Canine scent detectors have been working at Helsinki-Vantaa Airport since 22 September in a pilot study to see if they can speed up the detection. Four Covid-19 sniffer dogs have begun work at Helsinki airport in a state-funded pilot scheme that Finnish researchers hope will provide a cheap, fast and effective alternative method of testing people for the virus. A dog is capable of detecting the presence of the coronavirus within 10 seconds and the entire process takes less than a minute to complete, according to Anna Hielm-Björkman of the University of Helsinki, who is overseeing the trial.

In UK, the Secretary of State (Matt Hancock) visited them in order to get an update on that trial. Health Minister Lord Bethell has previously said the method might provide speedy results as part of a wider testing strategy.  The team, who began testing the dogs in May, collect odour samples from people who are infected with Covid-19 as well as ones who aren't, and then train the dogs to tell the difference between them.  'Our previous work has shown that malaria has a distinctive odour, and with MDD, we successfully trained dogs to accurately detect malaria,' he said. 'This, combined with the knowledge that respiratory disease can change body odour, makes us hopeful that the dogs can also detect Covid-19. 'If successful, this approach could revolutionise how we detect the virus, with the potential to screen high numbers of people.' The dogs, a mixture of Labradors and Cocker Spaniels, can already identify deadly diseases including cancer, malaria and Parkinson's disease.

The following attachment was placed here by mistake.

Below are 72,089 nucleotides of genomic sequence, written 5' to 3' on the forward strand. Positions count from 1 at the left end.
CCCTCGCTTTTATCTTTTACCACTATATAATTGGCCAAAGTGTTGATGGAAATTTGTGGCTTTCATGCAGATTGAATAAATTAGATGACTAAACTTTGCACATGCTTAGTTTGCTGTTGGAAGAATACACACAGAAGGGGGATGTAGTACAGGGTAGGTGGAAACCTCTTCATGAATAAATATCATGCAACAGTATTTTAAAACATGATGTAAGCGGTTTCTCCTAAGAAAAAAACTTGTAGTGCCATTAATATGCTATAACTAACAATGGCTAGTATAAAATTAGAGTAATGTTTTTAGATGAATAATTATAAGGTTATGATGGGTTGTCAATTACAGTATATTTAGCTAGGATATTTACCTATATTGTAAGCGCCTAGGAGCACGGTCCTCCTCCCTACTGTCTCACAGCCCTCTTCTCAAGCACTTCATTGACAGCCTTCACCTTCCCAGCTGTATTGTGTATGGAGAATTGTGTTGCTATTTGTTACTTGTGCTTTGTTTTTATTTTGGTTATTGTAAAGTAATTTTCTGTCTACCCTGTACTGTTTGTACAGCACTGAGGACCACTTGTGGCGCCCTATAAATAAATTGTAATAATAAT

Research has revealed the dogs are able to detect the odour of disease at the equivalent dilution of one teaspoon of sugar in an astonishing two Olympic-sized swimming pools of water. Dogs can pick up the scent in the tiniest shifts in hormones or 'volatile organic compounds' that are released by diseased cells in the body. Human scent consists of a mixture volatile organic compounds that are found in the blood, saliva, urine or breath. The United Arab Emirates (UAE) is thought to be the first country to put the method into trial after deploying sniffer dogs to airports in August.

It is hoped that some of the dogs - which have demonstrated they can pick out a positive result within 0.5 seconds from someone who isn’t even showing symptoms of the illness - could be employed in airports, train stations and sporting venues across the country as early as the new year. Camilla, who has backed the charity’s work since 2014, described the dogs as ‘simply remarkable, so impressive’.

Before concluding read that there are dogs that can detect diabetes.  A diabetic alert dog is an assistance dog trained to detect high (hyperglycemia) or low (hypoglycemia) levels of blood sugar in humans with diabetes and alert their owners to dangerous changes in blood glucose levels.  This allows their owners to take steps to return their blood sugar to normal, such as using glucose tablets, sugar and carbohydrate rich food. The dog can prompt a human to take insulin.When owners with diabetes begin to experience hypoglycemia, the detection dogs perform a predetermined task (e.g. bark, lay down, sit) to inform the person.

Interesting ! 

With regards – S. Sampathkumar